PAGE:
The hardest thing has always been to stay positive. I’m not an optimistic person by nature, and the moment I finally accepted that, I began to learn to not be so negative. But imagine how you feel when you have the flu; the ache, the stiffness, the pain when you stand, the pain when you lay down, the pain. Take away the crappy-cold-symptoms-part of the flu, and you have FMS. And I have it every day. (So when I actually get the flu, just stay away). 🙂

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Some of you may have heard of FMS and some of you may not, but the real point of this blog is to make people aware. There are so many illnesses/diseases that don’t “look” like anything serious. Chronic fatigue syndrome, myofascial pain syndrome, celiac disease, endometriosis, lupus, hypothyroidism and more. There are millions of people suffering with illnesses that have no cure, and constantly get comments like “Well, you don’t look sick.”

As someone with FMS, the part that feels the worst is knowing I’m living my life with something that will never go away, because it’s not even really a disease. It’s hard to find a doctor that can talk about it without rolling his eyes. I am thankful to God every day that what I deal with is not life-threatening, and that makes me try a little harder to be a happy person.

But there’s good days, and there’s bad days. My hope rests on the fact that the bad days make the good ones that much better. I can thank my Lord every day that I am able to get out of bed, I work a full-time job, I can still walk my dogs even when it brings me to tears, and I will live a happy life. There are so many that can’t say that.

Still, I better be pretty high on that full-body transplant list.

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6 thoughts on “Living with Fibromyalgia

  1. talleygilly says:

    First, I love your new blog design (or I may be behind on this). And I so appreciate your openness about this and it really helps me understand more what you and others with FMS are experiencing. It makes me hurt thinking of the pain you experience every single day. I am glad though to hear that your efforts with your health seem to really pay off, good work on that!!!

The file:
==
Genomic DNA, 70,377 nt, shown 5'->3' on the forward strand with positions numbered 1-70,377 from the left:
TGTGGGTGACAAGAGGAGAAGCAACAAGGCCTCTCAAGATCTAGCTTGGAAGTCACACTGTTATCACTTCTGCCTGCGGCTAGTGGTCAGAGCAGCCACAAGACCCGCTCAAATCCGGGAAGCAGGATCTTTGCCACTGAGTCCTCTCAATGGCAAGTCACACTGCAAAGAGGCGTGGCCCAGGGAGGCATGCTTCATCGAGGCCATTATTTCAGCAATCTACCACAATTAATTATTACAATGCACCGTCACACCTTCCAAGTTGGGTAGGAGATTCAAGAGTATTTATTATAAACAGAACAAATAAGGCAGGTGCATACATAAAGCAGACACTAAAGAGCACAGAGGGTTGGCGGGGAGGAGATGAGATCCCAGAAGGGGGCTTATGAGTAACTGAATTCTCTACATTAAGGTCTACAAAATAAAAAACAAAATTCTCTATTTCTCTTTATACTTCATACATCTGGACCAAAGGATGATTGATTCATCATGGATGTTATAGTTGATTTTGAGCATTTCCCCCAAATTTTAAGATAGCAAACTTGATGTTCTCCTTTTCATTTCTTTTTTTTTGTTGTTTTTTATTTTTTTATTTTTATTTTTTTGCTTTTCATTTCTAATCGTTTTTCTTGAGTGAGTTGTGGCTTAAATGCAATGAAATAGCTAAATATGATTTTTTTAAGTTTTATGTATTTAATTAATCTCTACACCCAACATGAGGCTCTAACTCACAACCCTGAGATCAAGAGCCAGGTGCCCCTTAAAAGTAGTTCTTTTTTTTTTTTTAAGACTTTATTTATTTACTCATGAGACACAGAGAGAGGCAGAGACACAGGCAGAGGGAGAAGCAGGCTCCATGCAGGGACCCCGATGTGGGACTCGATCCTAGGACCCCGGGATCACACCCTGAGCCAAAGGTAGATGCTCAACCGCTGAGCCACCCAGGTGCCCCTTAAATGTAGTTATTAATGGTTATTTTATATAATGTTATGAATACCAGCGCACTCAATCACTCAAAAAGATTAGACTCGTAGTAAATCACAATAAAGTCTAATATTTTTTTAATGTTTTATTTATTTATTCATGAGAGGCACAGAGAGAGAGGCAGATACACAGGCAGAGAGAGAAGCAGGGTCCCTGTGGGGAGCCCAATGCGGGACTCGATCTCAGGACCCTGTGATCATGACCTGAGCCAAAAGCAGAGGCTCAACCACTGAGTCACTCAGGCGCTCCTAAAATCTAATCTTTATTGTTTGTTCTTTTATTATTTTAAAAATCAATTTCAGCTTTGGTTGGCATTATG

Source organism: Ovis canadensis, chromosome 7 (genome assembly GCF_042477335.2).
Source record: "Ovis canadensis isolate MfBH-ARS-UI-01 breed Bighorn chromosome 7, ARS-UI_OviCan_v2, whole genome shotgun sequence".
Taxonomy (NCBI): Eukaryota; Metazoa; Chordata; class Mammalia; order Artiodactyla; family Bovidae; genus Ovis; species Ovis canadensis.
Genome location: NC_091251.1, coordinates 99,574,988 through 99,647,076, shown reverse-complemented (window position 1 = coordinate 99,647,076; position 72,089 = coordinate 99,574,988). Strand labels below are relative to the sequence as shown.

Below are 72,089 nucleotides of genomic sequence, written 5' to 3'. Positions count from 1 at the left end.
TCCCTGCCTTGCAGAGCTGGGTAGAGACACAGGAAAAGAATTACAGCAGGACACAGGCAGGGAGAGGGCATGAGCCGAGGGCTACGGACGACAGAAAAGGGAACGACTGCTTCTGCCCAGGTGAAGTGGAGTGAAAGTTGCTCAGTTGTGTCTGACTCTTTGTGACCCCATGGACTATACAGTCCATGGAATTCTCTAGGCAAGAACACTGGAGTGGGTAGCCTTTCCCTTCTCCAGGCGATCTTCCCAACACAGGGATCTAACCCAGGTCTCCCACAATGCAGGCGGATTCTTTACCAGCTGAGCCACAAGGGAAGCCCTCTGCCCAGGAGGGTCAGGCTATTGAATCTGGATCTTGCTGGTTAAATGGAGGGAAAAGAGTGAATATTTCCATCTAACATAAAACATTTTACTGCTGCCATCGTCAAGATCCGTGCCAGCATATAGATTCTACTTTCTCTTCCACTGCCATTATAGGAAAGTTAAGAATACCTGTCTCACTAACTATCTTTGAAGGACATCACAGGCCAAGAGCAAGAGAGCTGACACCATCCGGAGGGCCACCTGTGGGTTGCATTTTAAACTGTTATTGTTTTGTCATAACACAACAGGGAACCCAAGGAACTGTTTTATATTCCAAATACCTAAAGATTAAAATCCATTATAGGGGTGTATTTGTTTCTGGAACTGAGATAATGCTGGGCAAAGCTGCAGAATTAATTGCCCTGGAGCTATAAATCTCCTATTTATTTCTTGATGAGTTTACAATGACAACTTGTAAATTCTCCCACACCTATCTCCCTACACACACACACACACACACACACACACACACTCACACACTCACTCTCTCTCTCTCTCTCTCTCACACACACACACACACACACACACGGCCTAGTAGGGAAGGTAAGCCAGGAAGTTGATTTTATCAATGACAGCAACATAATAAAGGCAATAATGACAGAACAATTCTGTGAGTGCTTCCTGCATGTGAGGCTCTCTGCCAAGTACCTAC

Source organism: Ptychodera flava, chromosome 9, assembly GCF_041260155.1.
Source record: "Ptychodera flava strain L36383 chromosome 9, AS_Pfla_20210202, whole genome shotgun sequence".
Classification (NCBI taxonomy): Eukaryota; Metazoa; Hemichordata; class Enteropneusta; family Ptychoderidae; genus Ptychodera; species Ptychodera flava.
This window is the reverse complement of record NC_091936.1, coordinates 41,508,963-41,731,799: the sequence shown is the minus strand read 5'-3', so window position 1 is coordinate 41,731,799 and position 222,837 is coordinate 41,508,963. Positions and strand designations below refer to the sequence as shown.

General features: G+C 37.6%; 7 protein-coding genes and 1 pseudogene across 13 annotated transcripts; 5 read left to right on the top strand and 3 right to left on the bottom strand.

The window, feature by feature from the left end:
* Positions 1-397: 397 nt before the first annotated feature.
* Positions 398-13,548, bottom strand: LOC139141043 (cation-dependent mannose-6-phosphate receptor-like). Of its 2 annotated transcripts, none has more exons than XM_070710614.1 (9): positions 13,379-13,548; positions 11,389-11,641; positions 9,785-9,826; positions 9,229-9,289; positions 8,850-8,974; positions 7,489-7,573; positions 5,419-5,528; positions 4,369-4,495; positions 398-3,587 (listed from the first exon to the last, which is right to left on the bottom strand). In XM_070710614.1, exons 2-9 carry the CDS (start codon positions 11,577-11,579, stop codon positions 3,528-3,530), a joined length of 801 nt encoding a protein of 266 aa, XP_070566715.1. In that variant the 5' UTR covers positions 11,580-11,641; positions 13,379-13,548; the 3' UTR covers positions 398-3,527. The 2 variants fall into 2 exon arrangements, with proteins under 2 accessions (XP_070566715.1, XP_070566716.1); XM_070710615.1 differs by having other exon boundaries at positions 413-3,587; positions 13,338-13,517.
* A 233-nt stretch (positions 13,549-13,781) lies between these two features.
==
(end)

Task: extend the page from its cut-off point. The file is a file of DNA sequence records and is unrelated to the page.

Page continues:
You could/should submit this to a medical publication to help educate people about FMS – think about it. You’ve already done the hard part – writing it.

    • Jen Hurowitz says:

      Thank you! I love the new design too. After I took down the summer-theme (*sob*) I didn’t like the old style anymore. Of course, changing a theme messes with all your settings, so I hope I ironed out all the kinks. 🙂

      There are actually a LOT of blogs about FMS and even more “technical” medical publications. I thought of linking some here, but didn’t want to overwhelm with too much information at once. I found a blog writer who also suffers from FMS but she can’t even work, so I’m thankful her inspirational writing continues even though she must feel hopeless sometimes.

  2. Anne Katherine says:

    I never knew you had this. And so I so applaud your positive attitude. I know how just having a normal headache or cold can put me in a terrible mood…so I can only begin to image what chronic pain would do to me. So wow. Hugs. And I wish I could poof it away for you!

    And I never knew so much about fibromyalgia – I agree with Alexandra – I could see this being really useful those who are newly diagnosed.

    • Jen Hurowitz says:

      Oh Anne, you are sweet to tell me I have a positive attitude. LOL! I certainly don’t feel that way. I have thought of writing about this more, and I’m glad you have all responded this way. I’ll have to do some more research! I already read so much about it, but I want to spread the word.

  3. rumpydog says:

    I’m very glad I ran into your post today. I’ve kinda wondered if maybe this might be an answer to the physical problems I have.

    • Jen Hurowitz says:

      You should get yourself checked out! Find a rheumatologist and have those pain points tested. Just a warning, the first time you go, you may leave feeling pretty yucky. I always feel terrible after I leave my doctor’s office because he tests those pain points EVERY time. But it’s worth it, to find the answer to all the questions of “Why do I feel so horrible?” Good luck, and keep me posted!